Continue reading on so-far.online

Stones Under Stress by Ruth Höflich

RH_image copy

Ruth Höflich, Stones Under Stress (from series), 2020, archival inkjet print

I move to the edge of the wall, touch the surface which is cold and chalky. What house system are you using? Yours is a new house, one you designed yourself. You open the window. I talk about what was on my mind that night. An image of two habits short-circuiting. One stimulated by the other, something being distilled, boiled down. That it was meant to be. You reposition my chair, wipe down the table. That it’s still a region of tissue, strata of flesh and nerves and muscle. I go through my list, I mention resistance training, flexibility, geophysical processes. You pour liquid into a glass. I steady the glass with my hand. I use the other to push the image across and let it drip, discharge onto the wooden surface like some form of glandular secretion. 

Continue reading

Sweat

0031 copy

Madison Bycroft, Mollusk Theory: Soft Bodies, Institute of Contemporary Arts Singapore, 2018.

K-T

Kai is a perky Chinese-Singaporean woman wearing gray shorts, sneakers and a T-shirt adorned with cats. You get the impression she is getting ready for a run rather than a performance. The Ikea stools for the audience are arranged in an arch shape in part of the gallery close to a glass partition. My Brazilian friends, attending the performance with me, feel the audience setup is constrictive, mirroring public spaces in Singapore where any improvised crossing or alternative routes are obstructed by metal barriers and plant fences. It seems I have been in Singapore long enough to no longer pick up on bodily curtailment. 

The text was written and first published in a Dance Mag, The Furor Issue, 2018.

Continue reading

Worn time

72465142_2511912309087014_1141305447727235072_o.jpg

Detail from Lai Yu Tong’s exhibition It’s strange I feel like I’ve seen this one before at DECK. Photo: Chua Chye Teck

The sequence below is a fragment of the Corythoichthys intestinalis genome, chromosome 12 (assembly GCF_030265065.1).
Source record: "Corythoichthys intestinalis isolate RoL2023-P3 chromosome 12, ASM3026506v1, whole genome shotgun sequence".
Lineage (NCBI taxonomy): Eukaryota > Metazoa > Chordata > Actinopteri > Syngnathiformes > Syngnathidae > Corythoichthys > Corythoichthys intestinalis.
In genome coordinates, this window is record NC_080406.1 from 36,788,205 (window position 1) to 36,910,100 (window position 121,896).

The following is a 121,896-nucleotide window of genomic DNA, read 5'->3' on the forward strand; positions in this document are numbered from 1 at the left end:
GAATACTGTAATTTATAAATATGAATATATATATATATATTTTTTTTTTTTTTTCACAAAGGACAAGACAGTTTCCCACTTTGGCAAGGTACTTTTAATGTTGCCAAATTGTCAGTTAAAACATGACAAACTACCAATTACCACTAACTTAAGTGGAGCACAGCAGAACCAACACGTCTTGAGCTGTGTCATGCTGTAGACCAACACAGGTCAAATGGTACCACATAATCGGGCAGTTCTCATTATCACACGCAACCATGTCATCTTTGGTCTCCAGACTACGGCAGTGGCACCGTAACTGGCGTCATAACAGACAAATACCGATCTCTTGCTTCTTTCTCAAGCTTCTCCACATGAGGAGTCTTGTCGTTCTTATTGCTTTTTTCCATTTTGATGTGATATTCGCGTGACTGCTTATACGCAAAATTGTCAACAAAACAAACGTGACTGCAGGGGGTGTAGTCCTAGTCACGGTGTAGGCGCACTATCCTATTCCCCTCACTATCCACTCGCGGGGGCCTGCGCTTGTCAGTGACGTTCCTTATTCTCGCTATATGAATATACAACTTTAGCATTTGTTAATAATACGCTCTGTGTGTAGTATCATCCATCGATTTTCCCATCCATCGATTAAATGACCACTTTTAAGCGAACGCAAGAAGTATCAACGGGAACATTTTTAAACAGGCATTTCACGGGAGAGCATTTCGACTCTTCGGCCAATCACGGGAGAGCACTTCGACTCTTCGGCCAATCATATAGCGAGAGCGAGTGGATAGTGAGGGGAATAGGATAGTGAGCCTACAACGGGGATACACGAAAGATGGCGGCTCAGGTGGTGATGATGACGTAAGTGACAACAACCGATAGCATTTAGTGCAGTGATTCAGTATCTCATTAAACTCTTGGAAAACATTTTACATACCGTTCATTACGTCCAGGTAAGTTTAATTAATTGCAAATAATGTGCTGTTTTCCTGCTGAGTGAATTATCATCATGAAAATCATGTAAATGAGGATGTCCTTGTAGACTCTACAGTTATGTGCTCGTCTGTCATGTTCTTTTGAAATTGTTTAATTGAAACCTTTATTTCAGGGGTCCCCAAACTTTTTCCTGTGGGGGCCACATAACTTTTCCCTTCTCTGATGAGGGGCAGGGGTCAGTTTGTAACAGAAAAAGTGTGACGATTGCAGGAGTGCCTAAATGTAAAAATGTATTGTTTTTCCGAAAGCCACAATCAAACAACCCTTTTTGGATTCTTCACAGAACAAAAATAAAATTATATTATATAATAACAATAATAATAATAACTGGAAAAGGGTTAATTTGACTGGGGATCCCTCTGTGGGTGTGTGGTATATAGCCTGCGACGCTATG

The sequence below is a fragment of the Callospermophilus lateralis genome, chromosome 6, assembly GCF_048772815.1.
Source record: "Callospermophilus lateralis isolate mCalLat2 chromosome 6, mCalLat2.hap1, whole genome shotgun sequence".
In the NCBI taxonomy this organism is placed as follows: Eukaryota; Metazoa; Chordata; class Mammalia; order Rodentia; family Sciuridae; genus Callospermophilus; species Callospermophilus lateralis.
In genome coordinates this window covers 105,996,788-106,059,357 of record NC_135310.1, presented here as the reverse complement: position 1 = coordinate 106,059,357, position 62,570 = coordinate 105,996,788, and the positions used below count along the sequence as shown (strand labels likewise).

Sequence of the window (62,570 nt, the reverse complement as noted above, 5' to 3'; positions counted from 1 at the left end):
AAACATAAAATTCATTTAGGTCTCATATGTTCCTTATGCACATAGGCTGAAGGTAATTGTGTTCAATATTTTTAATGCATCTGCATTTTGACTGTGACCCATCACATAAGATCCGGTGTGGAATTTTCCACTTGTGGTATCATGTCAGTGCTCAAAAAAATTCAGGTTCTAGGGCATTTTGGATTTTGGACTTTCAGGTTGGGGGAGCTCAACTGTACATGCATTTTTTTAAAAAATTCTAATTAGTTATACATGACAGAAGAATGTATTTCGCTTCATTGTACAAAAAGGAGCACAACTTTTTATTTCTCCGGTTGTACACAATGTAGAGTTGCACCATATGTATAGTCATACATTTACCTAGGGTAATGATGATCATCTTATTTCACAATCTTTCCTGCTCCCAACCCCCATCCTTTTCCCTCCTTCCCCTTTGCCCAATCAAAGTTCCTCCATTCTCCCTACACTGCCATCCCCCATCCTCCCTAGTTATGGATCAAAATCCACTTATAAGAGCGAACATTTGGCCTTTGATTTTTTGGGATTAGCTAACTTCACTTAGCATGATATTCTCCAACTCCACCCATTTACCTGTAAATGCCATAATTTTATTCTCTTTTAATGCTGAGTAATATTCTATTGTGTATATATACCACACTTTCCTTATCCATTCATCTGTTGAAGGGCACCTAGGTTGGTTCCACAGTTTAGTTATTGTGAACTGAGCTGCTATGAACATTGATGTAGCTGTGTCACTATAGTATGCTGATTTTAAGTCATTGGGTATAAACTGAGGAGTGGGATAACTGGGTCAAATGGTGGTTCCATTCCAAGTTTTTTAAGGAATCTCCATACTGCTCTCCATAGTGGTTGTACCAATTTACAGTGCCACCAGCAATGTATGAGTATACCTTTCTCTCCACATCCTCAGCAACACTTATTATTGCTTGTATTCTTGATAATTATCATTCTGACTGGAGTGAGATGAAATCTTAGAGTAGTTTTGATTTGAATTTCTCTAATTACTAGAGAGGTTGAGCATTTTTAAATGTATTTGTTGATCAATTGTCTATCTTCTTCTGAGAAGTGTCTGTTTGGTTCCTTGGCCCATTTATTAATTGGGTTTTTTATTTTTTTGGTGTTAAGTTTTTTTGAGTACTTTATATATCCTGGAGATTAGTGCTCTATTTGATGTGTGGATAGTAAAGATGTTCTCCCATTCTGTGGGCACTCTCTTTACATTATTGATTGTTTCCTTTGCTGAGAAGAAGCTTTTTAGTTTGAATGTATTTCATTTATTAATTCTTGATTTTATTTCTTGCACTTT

On Lai Yu Tong’s Bandcamp page, under the name cosmologists, the introduction to his music tracks reads, “Proudly made under the depressing yellow-lit nights of Singapore.”  

Continue reading

Dafne Boggeri [it]

Dafne-Boggeri-Training-Coincidences-2017.-Courtesy-Marsèlleria.-Photo-Sara-Scanderebech

Dafne Boggeri, Training Coincidences, 2017. Courtesy Marsèlleria. Photo Sara Scanderebech

Chi è Dafne Boggeri?
i-D è un lavoro del 2006 dove l’artista si presenta in quattro carte d’identità, indossando in ciascuna una maglietta con una scritta diversa; la serie completa compone la frase: trans/lation/some/time. La traduzione non risolve l’enigma che, anzi, si infittisce quando nel campo relativo alla professione nei documenti si legge “astronomo”. Dafne Boggeri si divincola dalle definizioni e si muove agilmente fra una molteplicità di linguaggi.

Leggi il resto su Flash Art Italia

Speakers Notes by Gemma Kearney

gk_smoothspace copy

Gemma Kearney, smooth space, 2018.

There’s inertia here

A land for our speaker

Linguistic familiarity at gun point

A wonderful retribution to take that language and 

brutalize it

Better at it then those who forced it upon others

A tipsy topsy turvy way of saying things 

An abuse of language 

A lot of onomatopoeia goin on

Continue reading

Sunburnt

file-20190701-105187-s5skuk

I come from Northern Italy, not too far from where Marco Polo started his journey East more than seven hundred years ago, but I now live in Singapore. I travelled there by plane with one big luggage and no immediate return ticket. In Europe my skin is white but gets tanned in summer months, in Asia when I stand in the sun I get ‘sunburnt’ instead. Language reveals a lot of cultural and historical biases.

Continue reading

Protocols of sharing

0

Massimo Bottura is a Michelin star chef, his restaurant, featured on Chef’s table, Master of None and many other food and TV programmes, is Osteria Francescana in his hometown, Modena, a city in the centre of Italy where making pasta is considered an art. Bottura is married to Lara, an American woman he met when, in their 20s, they started working on the same day in the same New York restaurant. Lara eventually married the man but also a vision and then a restaurant. She was the one who introduced Massimo to art galleries and contemporary art exhibitions. Those encounters and ideas gradually made their way into dishes, inspired by Bottura’s childhood and traditional Italian family recipes transformed into new creations through conceptual twists often referencing works of contemporary art.

Continue reading